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Apple & Google to bring social payments to the masses, driving mobile P2P users to reach 2.5bn this year

By Zenobia Hegde

A new study from Juniper Research has found that the global number of registered mobile domestic money transfer users is expected to reach 2.5 billion this year, up from an estimated 1.7 billion in 2016.

This will be driven by social media apps such as WeChat, Facebook and others already witnessing a dramatic rise in service usage, alongside new services including Apple Pay Cash, and Zelle Pay; with leading mobile money services driving growth in emerging markets.

The new research, Digital Money Transfer & Remittances: Domestic & International Markets 2018-2022, forecasts that by 2018 the global share of domestic money transfer services, by mobile transaction values will be as follows:

Domestic P2P: 65%
Cash-In: 13%
Cash-Out: 11%
Bulk Disbursement (G2P): 8%
Domestic Airtime Top-Up: 2%

For more insights, download our free whitepaper, Why 2018 Is The Year Of Social Payments.

Apple, Facebook, Google bring social payments to the masses

Juniper believes that 2018 will be the year for social payments with key rollouts from Apple, Google and Facebook expected to drive the much delayed social payments market, as a subsector of the wider mobile P2P market.

“It was inevitable that players such as Apple would follow in the footsteps of WeChat Pay and AliPay, and offer a universal set of payment features integrating P2P, alongside existing contactless and ticketing functionalities,” noted research author Nitin Bhas.

Juniper predicts that the uptake for Apple Pay Cash will be slow in the short term due to a strong banking network in its launch markets. However, the total number of annual transactions for the service will approach 1 billion by 2020.

Mobile money to reach 1 billion registered users by 2020

Meanwhile, users of mobile money services such as M-PESA, Orange Money, and MTN Money will exceed 1 billion registered users by 2020, driving financial inclusion for the unbanked in emerging markets. Operators are increasingly facilitating service interoperability, both at national and international level, thereby opening up the market for faster growth.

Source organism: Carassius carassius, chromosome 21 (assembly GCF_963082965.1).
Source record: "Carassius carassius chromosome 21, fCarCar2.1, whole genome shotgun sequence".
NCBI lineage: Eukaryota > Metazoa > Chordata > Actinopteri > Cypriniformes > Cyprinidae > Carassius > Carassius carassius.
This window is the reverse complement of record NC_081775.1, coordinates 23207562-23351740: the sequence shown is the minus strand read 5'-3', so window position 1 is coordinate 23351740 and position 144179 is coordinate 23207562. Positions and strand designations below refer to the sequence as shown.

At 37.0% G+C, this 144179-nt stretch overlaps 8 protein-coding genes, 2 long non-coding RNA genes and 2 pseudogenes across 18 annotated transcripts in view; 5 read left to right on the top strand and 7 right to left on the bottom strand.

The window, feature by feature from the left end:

Juniper Research is acknowledged as the analyst house in the Fintech & Payments sector, delivering pioneering research into payments, banking and financial services for more than a decade.

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Cellular protocol provides Impetus to V2X, while delays in the US mandate could stall DSRC

By Zenobia Hegde

A NHTSA proposed mandate in the US to fit DSRC V2X (Vehicle-to-Everything) wireless communication systems, that aim to increase road safety and improve traffic management, still has not been implemented and has an uncertain future under the Trump administration.

Meanwhile a cellular technology based alternative (C-V2X) has recently been developed, with its advocates claiming it offers the high performance necessary to support V2X safety-critical applications.

The Strategy Analytics report, “Mandate Delays will Favor C-V2X in ‘Protocol War’ Battle with DSRC for V2X Implementations”, analyses the latest developments and possible V2X market demand outcomes.

Click here for the report.

With only limited offerings in Japan and on the 2017 Cadillac CTS sedan in the US, DSRC (Dedicated Short-Range Communication) deployments are very low for a technology that was developed 20 years ago, that was standardized 7 years ago and has a recently proposed mandate planned for the US. The lack of “critical mass” of DSRC-enabled vehicles has, however, shifted attention towards the cellular communication protocol as a means of promoting V2X more rapidly.

Stumbling blocks for DSRC V2X include the requirement of a new widespread infrastructure to be built and the limited DSRC adoption in other automotive wireless applications, largely confined to ETC (Electronic Toll Collection). Conversely, C-V2X can leverage beacons already in place by the mobile industry and enables consumers immediate access to less safety-critical V2N (Vehicle-to-Network) and V2I (Vehicle-to-Infrastructure) applications, sometimes in tandem with connected vehicle services through a smartphone app.

C-V2X also has the PC5 interface linking to the 5.9 GHz band to enable safety critical Non-Line-Of-Sight (NLOS) V2V (Vehicle-to-Vehicle) applications without adding data cost to consumers. “This”, said Kevin Mak, senior analyst at the Automotive Practice of Strategy Analytics, “will enable a faster route to V2X than otherwise with DSRC.”

While the C-V2X ecosystem continues to expand, most recently with the release of the Qualcomm 9150 chipset platform, the report findings highlight significant ongoing contention between proponents of the two V2X solutions.

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China will drive accelerated growth for cellular IoT in 2018, says Berg Insight

By Zenobia Hegde